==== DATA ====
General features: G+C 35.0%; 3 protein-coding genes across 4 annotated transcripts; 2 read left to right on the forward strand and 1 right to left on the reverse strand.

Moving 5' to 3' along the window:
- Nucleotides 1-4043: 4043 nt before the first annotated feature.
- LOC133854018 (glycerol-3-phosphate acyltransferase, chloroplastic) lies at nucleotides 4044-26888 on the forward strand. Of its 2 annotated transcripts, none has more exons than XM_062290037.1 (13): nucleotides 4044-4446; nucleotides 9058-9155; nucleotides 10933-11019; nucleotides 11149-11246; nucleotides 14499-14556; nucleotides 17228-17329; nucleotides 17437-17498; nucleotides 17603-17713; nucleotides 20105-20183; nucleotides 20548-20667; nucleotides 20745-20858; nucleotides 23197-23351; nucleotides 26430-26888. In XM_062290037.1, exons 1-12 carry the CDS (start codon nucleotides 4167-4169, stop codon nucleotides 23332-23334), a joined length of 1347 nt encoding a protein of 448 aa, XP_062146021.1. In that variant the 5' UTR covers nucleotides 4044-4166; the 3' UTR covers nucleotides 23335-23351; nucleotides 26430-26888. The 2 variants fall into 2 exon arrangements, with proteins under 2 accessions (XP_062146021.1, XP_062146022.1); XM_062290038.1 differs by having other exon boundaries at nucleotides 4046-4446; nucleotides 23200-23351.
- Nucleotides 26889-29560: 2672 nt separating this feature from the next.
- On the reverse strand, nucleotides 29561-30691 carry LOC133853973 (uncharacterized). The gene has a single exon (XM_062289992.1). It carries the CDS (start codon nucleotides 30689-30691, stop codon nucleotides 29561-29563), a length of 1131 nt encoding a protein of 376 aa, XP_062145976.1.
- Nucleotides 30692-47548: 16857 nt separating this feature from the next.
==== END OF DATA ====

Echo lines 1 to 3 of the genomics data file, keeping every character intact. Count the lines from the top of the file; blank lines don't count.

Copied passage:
General features: G+C 35.0%; 3 protein-coding genes across 4 annotated transcripts; 2 read left to right on the forward strand and 1 right to left on the reverse strand.

Moving 5' to 3' along the window:
- Nucleotides 1-4043: 4043 nt before the first annotated feature.